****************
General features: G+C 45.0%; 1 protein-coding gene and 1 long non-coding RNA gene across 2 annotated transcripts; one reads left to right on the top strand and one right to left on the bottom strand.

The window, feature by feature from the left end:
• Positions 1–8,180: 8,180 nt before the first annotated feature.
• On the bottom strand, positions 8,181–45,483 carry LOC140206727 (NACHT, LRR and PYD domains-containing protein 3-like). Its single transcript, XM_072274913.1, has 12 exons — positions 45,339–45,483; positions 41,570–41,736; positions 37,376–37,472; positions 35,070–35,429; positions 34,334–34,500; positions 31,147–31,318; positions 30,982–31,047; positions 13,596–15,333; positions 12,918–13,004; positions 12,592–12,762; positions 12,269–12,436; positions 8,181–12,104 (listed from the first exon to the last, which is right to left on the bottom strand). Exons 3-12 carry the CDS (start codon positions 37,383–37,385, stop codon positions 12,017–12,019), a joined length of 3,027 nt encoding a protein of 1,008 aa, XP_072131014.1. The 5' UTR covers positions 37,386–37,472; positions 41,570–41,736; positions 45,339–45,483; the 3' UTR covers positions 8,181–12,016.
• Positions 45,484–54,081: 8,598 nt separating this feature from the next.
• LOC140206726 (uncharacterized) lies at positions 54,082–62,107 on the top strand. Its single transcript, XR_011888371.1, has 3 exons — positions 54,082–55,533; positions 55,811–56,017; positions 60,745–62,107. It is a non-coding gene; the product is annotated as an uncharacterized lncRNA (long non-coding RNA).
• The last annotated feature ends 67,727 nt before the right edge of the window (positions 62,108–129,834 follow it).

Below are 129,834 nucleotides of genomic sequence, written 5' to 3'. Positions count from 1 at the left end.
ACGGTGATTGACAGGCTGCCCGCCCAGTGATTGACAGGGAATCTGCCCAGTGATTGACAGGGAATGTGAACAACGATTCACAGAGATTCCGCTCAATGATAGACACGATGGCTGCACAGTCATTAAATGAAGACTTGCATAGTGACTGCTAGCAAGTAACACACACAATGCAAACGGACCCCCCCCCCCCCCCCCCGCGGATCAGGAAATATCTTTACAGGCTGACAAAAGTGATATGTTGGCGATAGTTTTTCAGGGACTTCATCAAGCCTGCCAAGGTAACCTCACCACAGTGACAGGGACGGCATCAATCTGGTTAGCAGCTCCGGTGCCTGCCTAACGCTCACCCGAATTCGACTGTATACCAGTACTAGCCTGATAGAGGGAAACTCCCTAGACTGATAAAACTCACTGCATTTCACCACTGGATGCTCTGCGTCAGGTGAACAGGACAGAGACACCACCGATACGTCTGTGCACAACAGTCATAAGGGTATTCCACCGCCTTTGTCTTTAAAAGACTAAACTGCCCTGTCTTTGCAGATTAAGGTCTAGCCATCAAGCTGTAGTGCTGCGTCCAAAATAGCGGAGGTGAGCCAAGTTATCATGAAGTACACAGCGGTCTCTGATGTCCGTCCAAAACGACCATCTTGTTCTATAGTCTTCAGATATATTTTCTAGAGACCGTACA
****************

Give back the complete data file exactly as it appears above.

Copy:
General features: G+C 45.0%; 1 protein-coding gene and 1 long non-coding RNA gene across 2 annotated transcripts; one reads left to right on the top strand and one right to left on the bottom strand.

The window, feature by feature from the left end:
• Positions 1–8,180: 8,180 nt before the first annotated feature.
• On the bottom strand, positions 8,181–45,483 carry LOC140206727 (NACHT, LRR and PYD domains-containing protein 3-like). Its single transcript, XM_072274913.1, has 12 exons — positions 45,339–45,483; positions 41,570–41,736; positions 37,376–37,472; positions 35,070–35,429; positions 34,334–34,500; positions 31,147–31,318; positions 30,982–31,047; positions 13,596–15,333; positions 12,918–13,004; positions 12,592–12,762; positions 12,269–12,436; positions 8,181–12,104 (listed from the first exon to the last, which is right to left on the bottom strand). Exons 3-12 carry the CDS (start codon positions 37,383–37,385, stop codon positions 12,017–12,019), a joined length of 3,027 nt encoding a protein of 1,008 aa, XP_072131014.1. The 5' UTR covers positions 37,386–37,472; positions 41,570–41,736; positions 45,339–45,483; the 3' UTR covers positions 8,181–12,016.
• Positions 45,484–54,081: 8,598 nt separating this feature from the next.
• LOC140206726 (uncharacterized) lies at positions 54,082–62,107 on the top strand. Its single transcript, XR_011888371.1, has 3 exons — positions 54,082–55,533; positions 55,811–56,017; positions 60,745–62,107. It is a non-coding gene; the product is annotated as an uncharacterized lncRNA (long non-coding RNA).
• The last annotated feature ends 67,727 nt before the right edge of the window (positions 62,108–129,834 follow it).

Below are 129,834 nucleotides of genomic sequence, written 5' to 3'. Positions count from 1 at the left end.
ACGGTGATTGACAGGCTGCCCGCCCAGTGATTGACAGGGAATCTGCCCAGTGATTGACAGGGAATGTGAACAACGATTCACAGAGATTCCGCTCAATGATAGACACGATGGCTGCACAGTCATTAAATGAAGACTTGCATAGTGACTGCTAGCAAGTAACACACACAATGCAAACGGACCCCCCCCCCCCCCCCCCGCGGATCAGGAAATATCTTTACAGGCTGACAAAAGTGATATGTTGGCGATAGTTTTTCAGGGACTTCATCAAGCCTGCCAAGGTAACCTCACCACAGTGACAGGGACGGCATCAATCTGGTTAGCAGCTCCGGTGCCTGCCTAACGCTCACCCGAATTCGACTGTATACCAGTACTAGCCTGATAGAGGGAAACTCCCTAGACTGATAAAACTCACTGCATTTCACCACTGGATGCTCTGCGTCAGGTGAACAGGACAGAGACACCACCGATACGTCTGTGCACAACAGTCATAAGGGTATTCCACCGCCTTTGTCTTTAAAAGACTAAACTGCCCTGTCTTTGCAGATTAAGGTCTAGCCATCAAGCTGTAGTGCTGCGTCCAAAATAGCGGAGGTGAGCCAAGTTATCATGAAGTACACAGCGGTCTCTGATGTCCGTCCAAAACGACCATCTTGTTCTATAGTCTTCAGATATATTTTCTAGAGACCGTACA